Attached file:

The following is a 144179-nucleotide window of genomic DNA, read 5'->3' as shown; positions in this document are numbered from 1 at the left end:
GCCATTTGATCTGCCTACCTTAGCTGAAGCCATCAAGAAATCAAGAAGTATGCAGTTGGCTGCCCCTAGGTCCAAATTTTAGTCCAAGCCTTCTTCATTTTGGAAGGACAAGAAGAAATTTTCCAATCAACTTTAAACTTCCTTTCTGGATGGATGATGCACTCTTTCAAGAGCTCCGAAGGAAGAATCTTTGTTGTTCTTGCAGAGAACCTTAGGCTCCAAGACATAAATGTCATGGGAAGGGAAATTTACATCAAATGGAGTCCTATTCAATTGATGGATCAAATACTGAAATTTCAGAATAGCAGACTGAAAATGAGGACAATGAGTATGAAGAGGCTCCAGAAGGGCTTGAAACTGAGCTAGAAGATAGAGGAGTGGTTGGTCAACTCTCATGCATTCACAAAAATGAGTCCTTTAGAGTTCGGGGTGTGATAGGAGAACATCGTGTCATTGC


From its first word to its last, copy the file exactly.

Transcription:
The following is a 144179-nucleotide window of genomic DNA, read 5'->3' as shown; positions in this document are numbered from 1 at the left end:
GCCATTTGATCTGCCTACCTTAGCTGAAGCCATCAAGAAATCAAGAAGTATGCAGTTGGCTGCCCCTAGGTCCAAATTTTAGTCCAAGCCTTCTTCATTTTGGAAGGACAAGAAGAAATTTTCCAATCAACTTTAAACTTCCTTTCTGGATGGATGATGCACTCTTTCAAGAGCTCCGAAGGAAGAATCTTTGTTGTTCTTGCAGAGAACCTTAGGCTCCAAGACATAAATGTCATGGGAAGGGAAATTTACATCAAATGGAGTCCTATTCAATTGATGGATCAAATACTGAAATTTCAGAATAGCAGACTGAAAATGAGGACAATGAGTATGAAGAGGCTCCAGAAGGGCTTGAAACTGAGCTAGAAGATAGAGGAGTGGTTGGTCAACTCTCATGCATTCACAAAAATGAGTCCTTTAGAGTTCGGGGTGTGATAGGAGAACATCGTGTCATTGC